|Publication number||US4578316 A|
|Application number||US 06/683,781|
|Publication date||Mar 25, 1986|
|Filing date||Dec 19, 1984|
|Priority date||Dec 19, 1984|
|Publication number||06683781, 683781, US 4578316 A, US 4578316A, US-A-4578316, US4578316 A, US4578316A|
|Inventors||Melvil B. Clauson, John R. Wagner, Jr.|
|Original Assignee||Mobil Oil Corporation|
|Export Citation||BiBTeX, EndNote, RefMan|
|Patent Citations (5), Referenced by (47), Classifications (11), Legal Events (4)|
|External Links: USPTO, USPTO Assignment, Espacenet|
The invention relates to a multi-layer polypropylene film structure having comparatively low film to film coefficient of friction.
Highly crystalline polypropylene film is an excellent packaging material, but it has a high film to film coefficient of friction which makes it difficult or impossible for it to be successfully utilized in automatic packaging equipment. The film will not respond to the packaging speed capability of the system and, as a consequence, jamming results. This material in film form also has a tendency to stick at heat seal surfaces, such as, in packages requiring hot crimp seals. Thus, it is impossible to employ this material in standard commercially available horizontal or vertical form and fill packaging systems without first modifying the polypropylene film so that it can be handled at practicle packaging speeds.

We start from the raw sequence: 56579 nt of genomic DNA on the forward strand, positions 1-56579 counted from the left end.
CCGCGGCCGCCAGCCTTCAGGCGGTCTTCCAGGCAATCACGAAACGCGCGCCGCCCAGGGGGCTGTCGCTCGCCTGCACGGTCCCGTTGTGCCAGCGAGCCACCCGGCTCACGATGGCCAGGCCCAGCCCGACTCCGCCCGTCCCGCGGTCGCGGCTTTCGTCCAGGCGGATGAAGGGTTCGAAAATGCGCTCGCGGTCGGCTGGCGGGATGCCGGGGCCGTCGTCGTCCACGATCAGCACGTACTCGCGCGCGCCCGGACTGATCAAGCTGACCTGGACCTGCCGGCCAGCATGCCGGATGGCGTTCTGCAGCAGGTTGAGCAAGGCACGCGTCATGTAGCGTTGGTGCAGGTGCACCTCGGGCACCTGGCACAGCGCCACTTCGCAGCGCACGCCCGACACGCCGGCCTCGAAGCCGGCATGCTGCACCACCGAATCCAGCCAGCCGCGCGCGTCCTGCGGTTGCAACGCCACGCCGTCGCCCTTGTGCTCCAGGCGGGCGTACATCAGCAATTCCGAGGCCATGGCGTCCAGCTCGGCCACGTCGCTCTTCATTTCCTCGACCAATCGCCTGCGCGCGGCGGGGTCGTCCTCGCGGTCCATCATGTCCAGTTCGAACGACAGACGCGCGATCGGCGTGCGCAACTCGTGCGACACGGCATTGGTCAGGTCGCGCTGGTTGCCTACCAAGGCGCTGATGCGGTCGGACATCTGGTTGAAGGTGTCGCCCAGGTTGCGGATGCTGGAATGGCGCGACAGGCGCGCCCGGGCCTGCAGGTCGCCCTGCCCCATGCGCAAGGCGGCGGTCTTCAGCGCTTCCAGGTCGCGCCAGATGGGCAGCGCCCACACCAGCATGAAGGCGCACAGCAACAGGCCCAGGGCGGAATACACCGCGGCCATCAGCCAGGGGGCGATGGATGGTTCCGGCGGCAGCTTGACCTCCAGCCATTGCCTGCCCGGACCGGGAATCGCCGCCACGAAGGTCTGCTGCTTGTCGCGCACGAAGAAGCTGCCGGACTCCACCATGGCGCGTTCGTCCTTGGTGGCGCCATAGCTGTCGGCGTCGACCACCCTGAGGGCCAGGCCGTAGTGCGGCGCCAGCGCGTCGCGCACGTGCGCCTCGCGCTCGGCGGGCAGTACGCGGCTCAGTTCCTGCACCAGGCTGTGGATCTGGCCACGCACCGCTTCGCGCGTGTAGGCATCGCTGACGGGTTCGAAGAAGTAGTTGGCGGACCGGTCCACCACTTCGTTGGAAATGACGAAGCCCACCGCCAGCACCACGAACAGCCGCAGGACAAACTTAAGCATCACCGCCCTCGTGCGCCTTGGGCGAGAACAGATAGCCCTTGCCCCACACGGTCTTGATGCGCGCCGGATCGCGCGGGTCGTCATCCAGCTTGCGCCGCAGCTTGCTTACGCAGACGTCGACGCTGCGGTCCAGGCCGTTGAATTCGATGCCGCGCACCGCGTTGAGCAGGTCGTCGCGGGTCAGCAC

In the past, the coefficient of friction characteristics of polypropylene and other thermoplastic films have been benefically modified by the inclusion in the polymer of coefficient of friction (COF) additives such as, for example, fatty acid amides. The effectiveness of an amide depends upon its ability to migrate to the surface of the films in order to reduce COF. While such amides do improve the COF of the films, the value of the COF is subject to wide variation depending upon the heat history which the film experiences during storage, shipping, and certain converting processes. The presence of such amides on the film surfaces can adversely affect the film's appearance as manifested by an increase in haze, a decrease in gloss and the presence of streaks. The presence of such amides on the surface can also adversely affect the wettability and adhesion of solvent and water base inks, coatings and adhesives.
It is an object of the present invention to provide a multilayer polypropylene film having a comparatively low coefficient of friction, as compared with the unmodified film, without the use of prior art COF additives or anti-block agents.